The ancient city of Mdina is a magical place from the minute you enter its 18th century gate. The bridge over the now dried moat leads you to another time, a time when real knights ruled the land and ladies embroidered their woes away!
Mdina was likely first settled by the Phoenicians about 700 years before Christ and has played a vital role in history due to its strategic position as one of Malta’s highest points. During the city’s Roman occupation, the ancient governor built his palace in Mdina. It’s also believed that Saint Paul lived here following his shipwreck on the island.
This UNESCO world heritage site has been dubbed the “Silent City” with good reason – it is charmingly tranquil as you enter its main gate and leave the modern day hustle and bustle behind. The din of the 21st century is locked out as horse drawn carriages clop their way across cobbled streets. Touring the walled Mdina by horse and buggy just adds to its magic and it’s at once romantic and alluring.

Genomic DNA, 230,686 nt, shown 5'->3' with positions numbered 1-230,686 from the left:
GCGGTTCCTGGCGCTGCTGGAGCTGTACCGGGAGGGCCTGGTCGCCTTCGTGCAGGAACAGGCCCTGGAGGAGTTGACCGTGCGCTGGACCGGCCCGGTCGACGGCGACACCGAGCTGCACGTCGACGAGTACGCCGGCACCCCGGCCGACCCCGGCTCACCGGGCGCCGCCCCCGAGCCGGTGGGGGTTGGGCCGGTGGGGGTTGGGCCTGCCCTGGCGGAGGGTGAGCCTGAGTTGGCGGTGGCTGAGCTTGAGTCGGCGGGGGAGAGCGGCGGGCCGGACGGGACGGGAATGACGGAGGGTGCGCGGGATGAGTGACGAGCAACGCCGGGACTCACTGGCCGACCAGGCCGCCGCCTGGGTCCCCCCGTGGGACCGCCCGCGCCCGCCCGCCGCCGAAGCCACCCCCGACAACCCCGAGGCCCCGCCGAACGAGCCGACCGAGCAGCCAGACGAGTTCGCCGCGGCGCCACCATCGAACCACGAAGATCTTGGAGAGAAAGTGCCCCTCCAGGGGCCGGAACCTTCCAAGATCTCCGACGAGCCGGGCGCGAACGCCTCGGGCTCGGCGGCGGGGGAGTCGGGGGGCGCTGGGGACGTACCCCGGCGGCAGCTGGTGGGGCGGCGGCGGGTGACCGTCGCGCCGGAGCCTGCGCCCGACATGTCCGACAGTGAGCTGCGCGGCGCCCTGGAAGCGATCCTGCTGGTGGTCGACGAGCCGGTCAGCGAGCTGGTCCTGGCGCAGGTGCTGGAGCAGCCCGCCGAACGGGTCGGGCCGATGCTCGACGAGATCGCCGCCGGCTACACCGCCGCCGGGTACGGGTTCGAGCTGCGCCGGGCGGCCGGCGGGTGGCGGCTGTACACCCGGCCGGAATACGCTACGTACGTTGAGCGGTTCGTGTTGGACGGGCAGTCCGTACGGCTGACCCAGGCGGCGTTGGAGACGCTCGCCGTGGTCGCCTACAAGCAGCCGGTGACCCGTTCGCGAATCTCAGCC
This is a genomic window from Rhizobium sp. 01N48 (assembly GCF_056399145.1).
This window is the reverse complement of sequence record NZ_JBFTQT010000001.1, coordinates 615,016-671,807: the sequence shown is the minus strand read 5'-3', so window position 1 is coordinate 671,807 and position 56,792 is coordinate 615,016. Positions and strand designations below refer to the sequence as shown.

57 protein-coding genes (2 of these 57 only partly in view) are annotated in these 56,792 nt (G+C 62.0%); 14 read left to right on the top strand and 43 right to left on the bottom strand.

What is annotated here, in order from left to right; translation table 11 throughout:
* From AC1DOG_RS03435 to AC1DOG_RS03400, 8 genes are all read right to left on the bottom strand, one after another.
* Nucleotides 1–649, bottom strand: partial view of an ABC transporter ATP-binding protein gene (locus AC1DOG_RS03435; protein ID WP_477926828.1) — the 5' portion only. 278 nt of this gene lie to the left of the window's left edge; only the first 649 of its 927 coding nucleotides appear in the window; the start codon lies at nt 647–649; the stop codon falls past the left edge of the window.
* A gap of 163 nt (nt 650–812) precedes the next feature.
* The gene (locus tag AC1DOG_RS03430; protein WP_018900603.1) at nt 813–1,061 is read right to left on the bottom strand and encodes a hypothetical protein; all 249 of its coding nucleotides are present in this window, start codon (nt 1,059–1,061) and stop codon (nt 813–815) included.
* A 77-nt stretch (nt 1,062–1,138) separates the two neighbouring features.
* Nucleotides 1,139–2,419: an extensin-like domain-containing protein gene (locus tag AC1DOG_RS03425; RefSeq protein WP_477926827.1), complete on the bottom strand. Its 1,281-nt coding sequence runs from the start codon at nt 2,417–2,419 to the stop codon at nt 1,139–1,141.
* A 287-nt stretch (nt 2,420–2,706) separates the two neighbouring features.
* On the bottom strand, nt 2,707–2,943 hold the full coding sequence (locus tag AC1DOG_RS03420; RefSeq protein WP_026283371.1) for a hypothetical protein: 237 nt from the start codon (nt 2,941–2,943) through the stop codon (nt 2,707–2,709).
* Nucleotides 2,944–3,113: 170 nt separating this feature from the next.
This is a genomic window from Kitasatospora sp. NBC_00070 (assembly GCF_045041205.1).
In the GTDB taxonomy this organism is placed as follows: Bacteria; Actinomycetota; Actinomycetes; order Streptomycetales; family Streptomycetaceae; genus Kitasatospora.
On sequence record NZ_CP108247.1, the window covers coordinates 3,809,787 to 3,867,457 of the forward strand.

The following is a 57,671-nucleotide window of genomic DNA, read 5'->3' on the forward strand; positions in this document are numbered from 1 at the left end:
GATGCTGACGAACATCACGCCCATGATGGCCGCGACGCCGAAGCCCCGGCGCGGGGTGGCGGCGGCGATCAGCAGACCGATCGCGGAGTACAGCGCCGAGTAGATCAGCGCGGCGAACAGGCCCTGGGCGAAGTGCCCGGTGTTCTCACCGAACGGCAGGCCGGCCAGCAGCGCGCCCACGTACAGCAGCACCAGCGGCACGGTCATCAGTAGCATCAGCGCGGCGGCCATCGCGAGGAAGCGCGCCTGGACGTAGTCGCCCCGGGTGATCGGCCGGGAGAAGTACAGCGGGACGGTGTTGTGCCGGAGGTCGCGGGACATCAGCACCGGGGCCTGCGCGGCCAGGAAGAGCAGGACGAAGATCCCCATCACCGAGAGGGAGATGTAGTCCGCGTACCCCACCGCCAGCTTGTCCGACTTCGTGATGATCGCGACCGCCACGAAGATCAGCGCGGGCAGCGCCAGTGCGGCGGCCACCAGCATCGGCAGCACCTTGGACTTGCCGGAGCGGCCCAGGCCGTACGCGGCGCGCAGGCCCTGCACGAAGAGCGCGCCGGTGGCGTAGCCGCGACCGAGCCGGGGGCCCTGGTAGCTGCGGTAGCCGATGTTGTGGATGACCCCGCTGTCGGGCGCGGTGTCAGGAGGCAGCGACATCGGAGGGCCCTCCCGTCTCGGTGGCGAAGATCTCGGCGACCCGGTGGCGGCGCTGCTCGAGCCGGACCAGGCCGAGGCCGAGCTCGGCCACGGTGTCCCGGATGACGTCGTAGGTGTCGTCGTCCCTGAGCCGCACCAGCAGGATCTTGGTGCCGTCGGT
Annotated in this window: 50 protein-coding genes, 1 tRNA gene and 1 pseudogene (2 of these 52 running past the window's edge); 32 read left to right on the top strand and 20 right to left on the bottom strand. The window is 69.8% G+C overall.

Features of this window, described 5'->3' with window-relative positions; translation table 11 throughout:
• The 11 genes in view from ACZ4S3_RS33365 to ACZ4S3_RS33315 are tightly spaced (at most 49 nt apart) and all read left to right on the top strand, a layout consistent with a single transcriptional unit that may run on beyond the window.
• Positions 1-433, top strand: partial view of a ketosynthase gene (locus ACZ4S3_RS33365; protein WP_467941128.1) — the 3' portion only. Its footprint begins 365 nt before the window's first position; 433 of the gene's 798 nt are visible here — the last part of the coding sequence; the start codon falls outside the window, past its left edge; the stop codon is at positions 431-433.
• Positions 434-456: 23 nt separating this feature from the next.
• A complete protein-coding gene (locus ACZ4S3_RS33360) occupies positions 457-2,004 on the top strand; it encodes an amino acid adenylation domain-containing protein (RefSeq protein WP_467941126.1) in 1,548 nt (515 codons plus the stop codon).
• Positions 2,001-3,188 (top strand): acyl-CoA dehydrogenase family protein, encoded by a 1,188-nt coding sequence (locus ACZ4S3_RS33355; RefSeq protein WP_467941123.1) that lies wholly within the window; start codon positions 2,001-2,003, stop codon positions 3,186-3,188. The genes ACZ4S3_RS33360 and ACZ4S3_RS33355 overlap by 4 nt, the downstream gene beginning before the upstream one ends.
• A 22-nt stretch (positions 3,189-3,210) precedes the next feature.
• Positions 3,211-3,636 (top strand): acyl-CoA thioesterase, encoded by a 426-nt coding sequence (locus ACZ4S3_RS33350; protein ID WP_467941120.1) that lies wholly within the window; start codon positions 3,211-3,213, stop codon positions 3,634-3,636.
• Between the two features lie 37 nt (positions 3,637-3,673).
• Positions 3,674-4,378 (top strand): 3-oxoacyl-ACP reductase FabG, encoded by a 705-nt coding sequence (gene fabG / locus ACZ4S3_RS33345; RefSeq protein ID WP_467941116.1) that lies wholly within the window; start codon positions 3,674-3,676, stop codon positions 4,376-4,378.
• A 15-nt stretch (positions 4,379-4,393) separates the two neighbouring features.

The 17th century Cathedral of St. Paul and Palazzo Falson are highlights of a visit to Mdina. However, what I enjoyed most was just walking its enchanting narrow byways, getting lost in the shadows and alleys, and absorbing the serenity offered to its visitors.
During midday, even with tourists milling about, the streets of Mdina are quiet. Maybe it’s the fortified walls which block the sound, or maybe it’s the tranquility you feel when you allow your mind to escape to another era.